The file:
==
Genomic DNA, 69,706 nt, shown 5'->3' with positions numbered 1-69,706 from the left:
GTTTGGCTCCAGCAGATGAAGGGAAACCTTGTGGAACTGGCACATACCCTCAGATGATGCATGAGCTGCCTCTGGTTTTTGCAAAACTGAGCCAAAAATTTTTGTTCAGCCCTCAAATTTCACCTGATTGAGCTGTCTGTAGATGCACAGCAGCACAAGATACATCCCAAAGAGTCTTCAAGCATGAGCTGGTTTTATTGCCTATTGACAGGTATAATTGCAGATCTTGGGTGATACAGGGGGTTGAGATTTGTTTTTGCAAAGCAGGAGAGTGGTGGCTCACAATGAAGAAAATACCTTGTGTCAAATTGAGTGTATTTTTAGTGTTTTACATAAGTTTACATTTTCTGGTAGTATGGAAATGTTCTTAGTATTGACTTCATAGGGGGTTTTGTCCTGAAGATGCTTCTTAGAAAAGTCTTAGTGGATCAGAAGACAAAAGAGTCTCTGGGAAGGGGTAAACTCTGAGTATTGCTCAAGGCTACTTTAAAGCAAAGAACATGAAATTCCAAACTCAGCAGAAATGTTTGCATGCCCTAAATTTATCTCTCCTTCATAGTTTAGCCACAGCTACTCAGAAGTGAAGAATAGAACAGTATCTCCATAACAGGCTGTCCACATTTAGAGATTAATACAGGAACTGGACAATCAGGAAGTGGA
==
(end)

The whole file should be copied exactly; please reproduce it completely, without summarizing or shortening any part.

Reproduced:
Genomic DNA, 69,706 nt, shown 5'->3' with positions numbered 1-69,706 from the left:
GTTTGGCTCCAGCAGATGAAGGGAAACCTTGTGGAACTGGCACATACCCTCAGATGATGCATGAGCTGCCTCTGGTTTTTGCAAAACTGAGCCAAAAATTTTTGTTCAGCCCTCAAATTTCACCTGATTGAGCTGTCTGTAGATGCACAGCAGCACAAGATACATCCCAAAGAGTCTTCAAGCATGAGCTGGTTTTATTGCCTATTGACAGGTATAATTGCAGATCTTGGGTGATACAGGGGGTTGAGATTTGTTTTTGCAAAGCAGGAGAGTGGTGGCTCACAATGAAGAAAATACCTTGTGTCAAATTGAGTGTATTTTTAGTGTTTTACATAAGTTTACATTTTCTGGTAGTATGGAAATGTTCTTAGTATTGACTTCATAGGGGGTTTTGTCCTGAAGATGCTTCTTAGAAAAGTCTTAGTGGATCAGAAGACAAAAGAGTCTCTGGGAAGGGGTAAACTCTGAGTATTGCTCAAGGCTACTTTAAAGCAAAGAACATGAAATTCCAAACTCAGCAGAAATGTTTGCATGCCCTAAATTTATCTCTCCTTCATAGTTTAGCCACAGCTACTCAGAAGTGAAGAATAGAACAGTATCTCCATAACAGGCTGTCCACATTTAGAGATTAATACAGGAACTGGACAATCAGGAAGTGGA